The case has RGB lighting and this can be controlled through aces, predators and software. There are three separate zones that can be controlled individually, there's the front zone, a strip above the left panel and a bunch of lights on the motherboard 28 that I can count above and below the memory slots below the CPU socket and below each PCIe slot. You can set these to any static color. That effects are limited to breathing a wave, otherwise there's, not much else going on the two fans at the front. Bring air in and this plastic shroud allows some of this air to go behind the motherboard as the next 299 motherboard. It also supports overclocking and presumably under X, 299 CPUs as well, although with the 79 80 X II, there's not really an upgrade path, as I believe that's. The best currently available for the socket, and I presume the 80 700 K model would come with the said. 370 motherboard to support overclocking to the motherboard I've got here actually has two spare PCIe slots, so I think it would support two more graphics cards. If you really wanted a sir's printer sent, software gives you the option of overclocking the CPU quite easily by selecting the faster or turbo profile. These are the clock speeds that will be in use with each profile. The speed varies based on the amount of active CPU cores and use, for example, with the turbo profile in use in a single core workload.

The boost speed will get to 4.8 it's up from 4.4 gigahertz at stock, but if all 18 cores are in use, we can expect 3.8 gigahertz clock speeds up from the 3.4 gigahertz or call stock speed. This is where the big turbo button on the front of the case comes in to basically, you can press the turbo button and it will light up and enable turbo mode. Likewise, if you enable turbo mode through the software in Windows, it will also like the button up to let you know it's enabled in general. I found it to boost performance quite well, but I did have some occasional instability issues with the turbo profile on, while under heavy load, but overclocking will vary between CPUs. Here are some Cinebench cpu benchmarks. To give you an idea of how they CPU overclocking profiles affect performance. The 18 core CPU was giving us very impressive results in this test and we're. Seeing nice improvements using the faster and turbo profiles, there was no easy built in way to overclock the graphics. So I just manually downloaded and installed MSI Afterburner, for that, with all of that in mind, let's take a look at some gaming benchmarks. I'Ve run these with both the CPU and g use overclocked as I'm, assuming, if you're buying a system with this high end hardware, you're, probably going to be doing that to get the most out of it. The CPU was overclocked by just using the turbo profile, while the graphics were overclocked to these speeds with afterburner, although I probably could have gone further as this is a fairly powerful system.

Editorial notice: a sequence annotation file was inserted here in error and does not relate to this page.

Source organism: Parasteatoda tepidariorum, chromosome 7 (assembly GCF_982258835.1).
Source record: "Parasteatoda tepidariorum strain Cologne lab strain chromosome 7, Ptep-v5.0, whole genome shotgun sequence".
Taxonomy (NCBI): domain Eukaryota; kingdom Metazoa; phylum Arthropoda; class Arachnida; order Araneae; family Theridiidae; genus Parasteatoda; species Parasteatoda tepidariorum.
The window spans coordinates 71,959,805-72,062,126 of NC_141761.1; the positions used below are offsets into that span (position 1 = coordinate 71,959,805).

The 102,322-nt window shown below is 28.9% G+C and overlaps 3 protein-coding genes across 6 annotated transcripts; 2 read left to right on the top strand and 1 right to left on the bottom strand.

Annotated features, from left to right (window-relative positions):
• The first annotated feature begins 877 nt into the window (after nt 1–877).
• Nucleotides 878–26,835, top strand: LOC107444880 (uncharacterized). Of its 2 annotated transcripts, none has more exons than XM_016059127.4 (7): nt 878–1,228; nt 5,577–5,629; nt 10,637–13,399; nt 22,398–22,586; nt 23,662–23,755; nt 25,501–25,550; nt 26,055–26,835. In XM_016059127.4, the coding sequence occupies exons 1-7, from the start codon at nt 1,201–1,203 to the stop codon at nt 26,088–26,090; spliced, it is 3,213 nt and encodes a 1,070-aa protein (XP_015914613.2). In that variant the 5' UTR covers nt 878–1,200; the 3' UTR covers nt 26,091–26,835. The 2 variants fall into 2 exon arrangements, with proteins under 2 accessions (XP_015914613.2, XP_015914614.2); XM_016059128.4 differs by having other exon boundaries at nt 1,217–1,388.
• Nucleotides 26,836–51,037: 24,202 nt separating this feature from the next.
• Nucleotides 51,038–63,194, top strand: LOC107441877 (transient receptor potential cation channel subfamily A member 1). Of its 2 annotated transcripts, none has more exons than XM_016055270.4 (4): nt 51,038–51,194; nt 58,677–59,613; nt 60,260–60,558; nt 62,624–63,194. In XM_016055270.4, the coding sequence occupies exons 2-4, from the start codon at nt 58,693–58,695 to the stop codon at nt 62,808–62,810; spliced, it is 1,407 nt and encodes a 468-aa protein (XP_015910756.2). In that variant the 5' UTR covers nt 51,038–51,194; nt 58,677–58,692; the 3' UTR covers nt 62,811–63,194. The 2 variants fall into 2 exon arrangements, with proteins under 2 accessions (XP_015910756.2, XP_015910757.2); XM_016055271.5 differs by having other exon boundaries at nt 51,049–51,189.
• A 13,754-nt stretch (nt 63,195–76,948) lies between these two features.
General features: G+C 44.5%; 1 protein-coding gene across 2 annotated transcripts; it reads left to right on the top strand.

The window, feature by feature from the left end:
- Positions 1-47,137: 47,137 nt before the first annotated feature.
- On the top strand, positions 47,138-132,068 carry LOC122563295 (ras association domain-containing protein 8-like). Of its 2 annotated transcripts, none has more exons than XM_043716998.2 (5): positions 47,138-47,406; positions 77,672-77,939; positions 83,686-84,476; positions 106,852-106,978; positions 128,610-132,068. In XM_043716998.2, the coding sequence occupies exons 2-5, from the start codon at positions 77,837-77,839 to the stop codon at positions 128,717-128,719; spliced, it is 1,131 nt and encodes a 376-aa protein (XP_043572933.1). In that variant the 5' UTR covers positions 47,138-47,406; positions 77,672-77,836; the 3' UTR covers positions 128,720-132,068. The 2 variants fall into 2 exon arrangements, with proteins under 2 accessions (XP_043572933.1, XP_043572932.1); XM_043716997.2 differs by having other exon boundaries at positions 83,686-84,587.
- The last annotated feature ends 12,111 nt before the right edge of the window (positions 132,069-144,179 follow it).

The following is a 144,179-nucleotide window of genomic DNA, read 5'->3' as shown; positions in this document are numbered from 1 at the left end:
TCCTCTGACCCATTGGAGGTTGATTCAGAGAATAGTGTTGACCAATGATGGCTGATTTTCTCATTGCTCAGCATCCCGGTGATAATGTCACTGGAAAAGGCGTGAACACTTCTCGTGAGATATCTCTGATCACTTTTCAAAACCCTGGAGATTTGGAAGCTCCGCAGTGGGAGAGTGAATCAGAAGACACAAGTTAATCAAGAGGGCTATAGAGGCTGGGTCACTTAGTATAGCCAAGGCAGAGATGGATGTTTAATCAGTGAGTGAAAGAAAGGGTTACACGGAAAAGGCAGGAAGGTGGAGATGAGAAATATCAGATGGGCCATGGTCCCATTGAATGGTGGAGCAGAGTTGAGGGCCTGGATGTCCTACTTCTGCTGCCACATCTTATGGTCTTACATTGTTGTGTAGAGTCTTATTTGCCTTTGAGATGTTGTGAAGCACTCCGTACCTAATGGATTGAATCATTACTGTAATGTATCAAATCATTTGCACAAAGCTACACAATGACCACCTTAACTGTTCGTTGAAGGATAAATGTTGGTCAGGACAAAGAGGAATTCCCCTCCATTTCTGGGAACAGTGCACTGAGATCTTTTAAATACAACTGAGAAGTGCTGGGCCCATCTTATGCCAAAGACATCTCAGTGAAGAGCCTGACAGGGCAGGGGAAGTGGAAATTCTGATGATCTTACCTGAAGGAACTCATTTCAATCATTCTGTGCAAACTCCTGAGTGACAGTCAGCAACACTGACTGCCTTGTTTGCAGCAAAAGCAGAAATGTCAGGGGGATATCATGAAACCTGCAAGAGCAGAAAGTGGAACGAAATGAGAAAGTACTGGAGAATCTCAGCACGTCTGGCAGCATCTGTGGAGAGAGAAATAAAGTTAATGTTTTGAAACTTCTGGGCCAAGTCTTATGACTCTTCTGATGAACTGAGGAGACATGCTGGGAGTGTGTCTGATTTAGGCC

I'Ve also tested with 4k 1440p II and 1080p resolutions, pub G was tested using the replay feature and we're. Seeing really nice results for this game, regardless of setting level even above 100 FPS at Ultra moving up to 1440p. That was a bit of a drop off in frame rates, but overall the results are still quite nice. You could play the game pretty well with a higher refresh rate panel with lower settings. 4K definitely did look nice, but I probably wouldn't want to play at anything. Above very low, as this game really benefits more from a higher framerate. In my opinion, Far Cry 5 was tested with the built in bench mark and at 1080p were almost averaging 100 FPS at Ultra settings. In this test, pretty impressive have 1440p. There was almost no change in this test at the highest setting levels, more of a noticeable difference at the lower settings and then at 4k the frame rates dropped quite a bit, but realistically still quite good above 60fps at Ultra Assassin's Creed origins was also tested with The built in benchmark and the results are pretty nice at 1080p 480 fps at Ultra settings at 1440p. There wasn't much of a difference at the lowest setting levels, but the results of higher levels are still pretty. Good. 4K is pretty rough, but the frame rates are still quite decent, as this is a pretty demanding test. Ghost Recon is another resource, intensive game and was again tested with the built in benchmark the average frame rates at 1080p of really nice.